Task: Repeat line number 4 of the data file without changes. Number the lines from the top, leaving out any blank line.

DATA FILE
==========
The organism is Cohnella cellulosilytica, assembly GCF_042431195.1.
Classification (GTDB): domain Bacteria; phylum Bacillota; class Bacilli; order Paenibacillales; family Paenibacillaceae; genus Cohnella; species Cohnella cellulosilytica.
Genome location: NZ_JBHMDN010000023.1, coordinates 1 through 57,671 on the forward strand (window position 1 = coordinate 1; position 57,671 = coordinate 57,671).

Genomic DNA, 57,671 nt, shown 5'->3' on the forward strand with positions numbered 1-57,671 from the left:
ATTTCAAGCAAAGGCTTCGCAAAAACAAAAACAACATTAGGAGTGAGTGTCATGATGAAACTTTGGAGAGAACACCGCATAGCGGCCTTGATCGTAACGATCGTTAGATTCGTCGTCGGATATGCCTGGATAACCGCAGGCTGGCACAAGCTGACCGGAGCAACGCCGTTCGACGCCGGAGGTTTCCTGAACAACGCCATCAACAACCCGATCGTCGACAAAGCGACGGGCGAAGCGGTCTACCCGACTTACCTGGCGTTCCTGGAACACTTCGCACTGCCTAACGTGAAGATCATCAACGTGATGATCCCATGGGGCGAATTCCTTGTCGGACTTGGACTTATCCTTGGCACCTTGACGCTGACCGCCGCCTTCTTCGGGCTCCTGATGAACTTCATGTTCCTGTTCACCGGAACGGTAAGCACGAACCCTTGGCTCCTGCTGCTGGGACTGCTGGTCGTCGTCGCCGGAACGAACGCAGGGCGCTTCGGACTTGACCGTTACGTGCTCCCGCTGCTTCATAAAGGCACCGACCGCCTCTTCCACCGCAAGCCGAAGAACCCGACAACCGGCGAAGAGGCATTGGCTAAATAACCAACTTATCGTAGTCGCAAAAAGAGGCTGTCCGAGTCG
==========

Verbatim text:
Genomic DNA, 57,671 nt, shown 5'->3' on the forward strand with positions numbered 1-57,671 from the left: